Doctors are used to contending with Google. Often, what patients discover on the internet causes them undue alarm, and our role is to provide context and reassurance. But not infrequently, people come across information that outstrips our knowledge. On my return from our room with fresh supplies of plasters, my wife looked up from her sun lounger with an air of quiet amusement.

“It’s called ‘pool toe’,” she said, handing me her iPhone. The page she had tracked down described the girls’ situation exactly: friction burns, most commonly seen in children, caused by repetitive hopping about on the abrasive floors of swimming pools. Doctors practising in hot countries must see it all the time. I doubt it presents often to British GPs.

I remained puzzled about the lack of pain. The injuries looked bad, but neither Gracie nor Eve was particularly bothered. Here the internet drew a blank, but I suspect it has to do with the “pruning” of our skin that we’re all familiar with after a soak in the bath. This only occurs over the pulps of our fingers and toes. It was once thought to be caused by water diffusing into skin cells, making them swell, but the truth is far more fascinating.

The wrinkling is an active process, triggered by immersion, in which the blood supply to the pulp regions is switched off, causing the skin there to shrink and pucker. This creates the biological equivalent of tyre treads on our fingers and toes and markedly improves our grip – of great evolutionary advantage when grasping slippery fish in a river, or if trying to maintain balance on slick wet rocks.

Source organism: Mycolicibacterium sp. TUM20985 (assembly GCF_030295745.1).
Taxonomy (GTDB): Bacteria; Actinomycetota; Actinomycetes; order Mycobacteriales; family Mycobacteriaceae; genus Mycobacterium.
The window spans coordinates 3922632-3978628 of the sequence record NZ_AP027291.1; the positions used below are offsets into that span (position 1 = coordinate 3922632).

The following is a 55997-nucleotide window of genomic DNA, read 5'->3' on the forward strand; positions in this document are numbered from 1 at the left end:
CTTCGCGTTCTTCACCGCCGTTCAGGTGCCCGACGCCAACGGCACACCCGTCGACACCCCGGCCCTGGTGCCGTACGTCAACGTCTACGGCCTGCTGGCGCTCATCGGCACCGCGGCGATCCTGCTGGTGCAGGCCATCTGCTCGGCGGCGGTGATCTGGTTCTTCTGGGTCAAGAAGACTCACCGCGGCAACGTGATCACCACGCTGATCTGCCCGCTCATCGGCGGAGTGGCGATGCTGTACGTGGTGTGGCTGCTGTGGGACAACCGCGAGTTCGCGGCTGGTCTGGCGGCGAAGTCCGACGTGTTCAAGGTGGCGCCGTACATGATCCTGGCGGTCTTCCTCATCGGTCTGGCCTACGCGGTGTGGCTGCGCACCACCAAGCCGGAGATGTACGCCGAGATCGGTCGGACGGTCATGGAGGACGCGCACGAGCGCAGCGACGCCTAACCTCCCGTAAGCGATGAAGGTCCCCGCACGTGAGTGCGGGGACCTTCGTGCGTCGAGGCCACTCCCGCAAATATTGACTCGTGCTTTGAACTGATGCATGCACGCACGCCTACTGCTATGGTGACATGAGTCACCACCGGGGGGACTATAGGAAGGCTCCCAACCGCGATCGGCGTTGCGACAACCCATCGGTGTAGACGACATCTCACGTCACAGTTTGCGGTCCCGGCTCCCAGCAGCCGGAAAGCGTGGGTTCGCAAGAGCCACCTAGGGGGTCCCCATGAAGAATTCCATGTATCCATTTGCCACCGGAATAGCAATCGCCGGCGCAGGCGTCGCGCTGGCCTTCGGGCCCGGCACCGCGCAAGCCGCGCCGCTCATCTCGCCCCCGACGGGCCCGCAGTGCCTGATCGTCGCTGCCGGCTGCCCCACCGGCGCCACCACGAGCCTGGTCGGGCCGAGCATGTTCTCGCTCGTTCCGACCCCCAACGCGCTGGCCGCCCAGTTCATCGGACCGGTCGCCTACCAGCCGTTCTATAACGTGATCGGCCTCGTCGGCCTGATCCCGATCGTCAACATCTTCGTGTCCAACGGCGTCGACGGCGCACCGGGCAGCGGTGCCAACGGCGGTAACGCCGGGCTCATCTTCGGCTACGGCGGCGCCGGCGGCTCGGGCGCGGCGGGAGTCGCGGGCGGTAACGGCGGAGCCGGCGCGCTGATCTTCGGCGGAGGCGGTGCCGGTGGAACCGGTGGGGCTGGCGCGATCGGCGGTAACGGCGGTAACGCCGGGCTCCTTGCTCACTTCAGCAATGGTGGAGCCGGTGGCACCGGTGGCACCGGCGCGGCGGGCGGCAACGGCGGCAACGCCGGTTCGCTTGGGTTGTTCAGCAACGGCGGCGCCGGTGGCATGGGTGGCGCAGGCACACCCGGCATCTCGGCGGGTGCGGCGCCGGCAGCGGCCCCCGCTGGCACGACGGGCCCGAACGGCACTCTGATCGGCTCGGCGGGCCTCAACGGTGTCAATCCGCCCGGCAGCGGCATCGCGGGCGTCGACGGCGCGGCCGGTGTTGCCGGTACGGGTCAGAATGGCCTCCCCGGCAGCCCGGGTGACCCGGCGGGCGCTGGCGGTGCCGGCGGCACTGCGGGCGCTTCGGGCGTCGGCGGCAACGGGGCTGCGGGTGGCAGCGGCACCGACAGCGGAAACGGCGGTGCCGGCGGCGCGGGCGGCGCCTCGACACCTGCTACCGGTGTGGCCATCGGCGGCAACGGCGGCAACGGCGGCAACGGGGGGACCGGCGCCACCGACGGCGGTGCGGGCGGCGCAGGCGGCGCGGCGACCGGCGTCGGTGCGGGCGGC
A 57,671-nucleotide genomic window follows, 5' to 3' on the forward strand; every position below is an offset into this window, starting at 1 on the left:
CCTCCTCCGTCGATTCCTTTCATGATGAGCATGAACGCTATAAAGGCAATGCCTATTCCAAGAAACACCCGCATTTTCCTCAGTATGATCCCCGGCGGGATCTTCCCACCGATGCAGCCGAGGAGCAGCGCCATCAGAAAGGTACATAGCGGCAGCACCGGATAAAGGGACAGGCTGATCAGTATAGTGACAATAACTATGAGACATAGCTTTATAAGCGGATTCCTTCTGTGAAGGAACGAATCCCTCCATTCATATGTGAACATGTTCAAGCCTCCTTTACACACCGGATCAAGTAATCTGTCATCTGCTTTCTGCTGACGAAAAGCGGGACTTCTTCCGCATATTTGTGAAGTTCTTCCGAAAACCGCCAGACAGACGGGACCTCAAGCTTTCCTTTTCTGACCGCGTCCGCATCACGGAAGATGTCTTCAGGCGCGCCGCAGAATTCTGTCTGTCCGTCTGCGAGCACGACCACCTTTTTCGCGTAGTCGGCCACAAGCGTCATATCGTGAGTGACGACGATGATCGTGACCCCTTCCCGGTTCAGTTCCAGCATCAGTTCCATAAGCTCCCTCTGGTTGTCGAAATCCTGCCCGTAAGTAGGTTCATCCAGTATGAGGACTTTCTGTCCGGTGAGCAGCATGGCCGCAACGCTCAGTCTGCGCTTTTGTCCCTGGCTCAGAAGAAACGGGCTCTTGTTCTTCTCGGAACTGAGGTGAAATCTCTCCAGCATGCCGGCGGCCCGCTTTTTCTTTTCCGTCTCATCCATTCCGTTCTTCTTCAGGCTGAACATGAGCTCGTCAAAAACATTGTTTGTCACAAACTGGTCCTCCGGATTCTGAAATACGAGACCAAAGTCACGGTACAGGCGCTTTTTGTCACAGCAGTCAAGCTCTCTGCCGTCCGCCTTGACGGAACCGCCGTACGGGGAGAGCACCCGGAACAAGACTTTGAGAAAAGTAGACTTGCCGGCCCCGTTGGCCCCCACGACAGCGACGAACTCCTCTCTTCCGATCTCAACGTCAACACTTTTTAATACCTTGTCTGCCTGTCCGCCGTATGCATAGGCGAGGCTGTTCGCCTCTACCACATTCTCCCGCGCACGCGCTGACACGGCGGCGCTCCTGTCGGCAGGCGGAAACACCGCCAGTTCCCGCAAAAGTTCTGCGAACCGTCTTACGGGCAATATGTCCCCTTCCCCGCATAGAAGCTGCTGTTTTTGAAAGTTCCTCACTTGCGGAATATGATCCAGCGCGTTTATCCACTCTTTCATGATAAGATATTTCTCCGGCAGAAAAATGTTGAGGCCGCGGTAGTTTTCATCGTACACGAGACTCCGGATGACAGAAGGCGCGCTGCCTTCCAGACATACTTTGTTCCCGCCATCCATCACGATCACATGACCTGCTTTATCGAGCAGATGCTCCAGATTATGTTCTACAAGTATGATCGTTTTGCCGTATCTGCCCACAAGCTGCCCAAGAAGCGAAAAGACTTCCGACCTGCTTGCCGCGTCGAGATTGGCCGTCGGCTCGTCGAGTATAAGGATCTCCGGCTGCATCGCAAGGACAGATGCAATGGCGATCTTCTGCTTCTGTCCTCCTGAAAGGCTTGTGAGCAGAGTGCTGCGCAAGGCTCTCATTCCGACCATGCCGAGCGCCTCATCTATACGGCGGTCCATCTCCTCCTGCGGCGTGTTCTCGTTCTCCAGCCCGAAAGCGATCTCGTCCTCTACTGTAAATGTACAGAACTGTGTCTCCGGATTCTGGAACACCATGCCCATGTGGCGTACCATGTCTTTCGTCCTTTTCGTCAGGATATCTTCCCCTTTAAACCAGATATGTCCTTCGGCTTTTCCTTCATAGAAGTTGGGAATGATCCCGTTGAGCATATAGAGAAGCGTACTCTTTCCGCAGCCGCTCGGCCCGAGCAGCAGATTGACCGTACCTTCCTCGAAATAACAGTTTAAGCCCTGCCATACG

The flip side of this is much greater friction, leading to abrasion of the skin through repeated micro-trauma. And the lack of blood flow causes nerves to shut down, depriving us of the pain that would otherwise alert us to the ongoing tissue damage. An adaptation that helped our ancestors hunt in rivers proves considerably less use on a modern summer holiday.

I may not have seen much of the local heritage, but the trip to Italy taught me something new all the same. 

This article first appeared in the 17 August 2017 issue of the New Statesman, Trump goes nuclear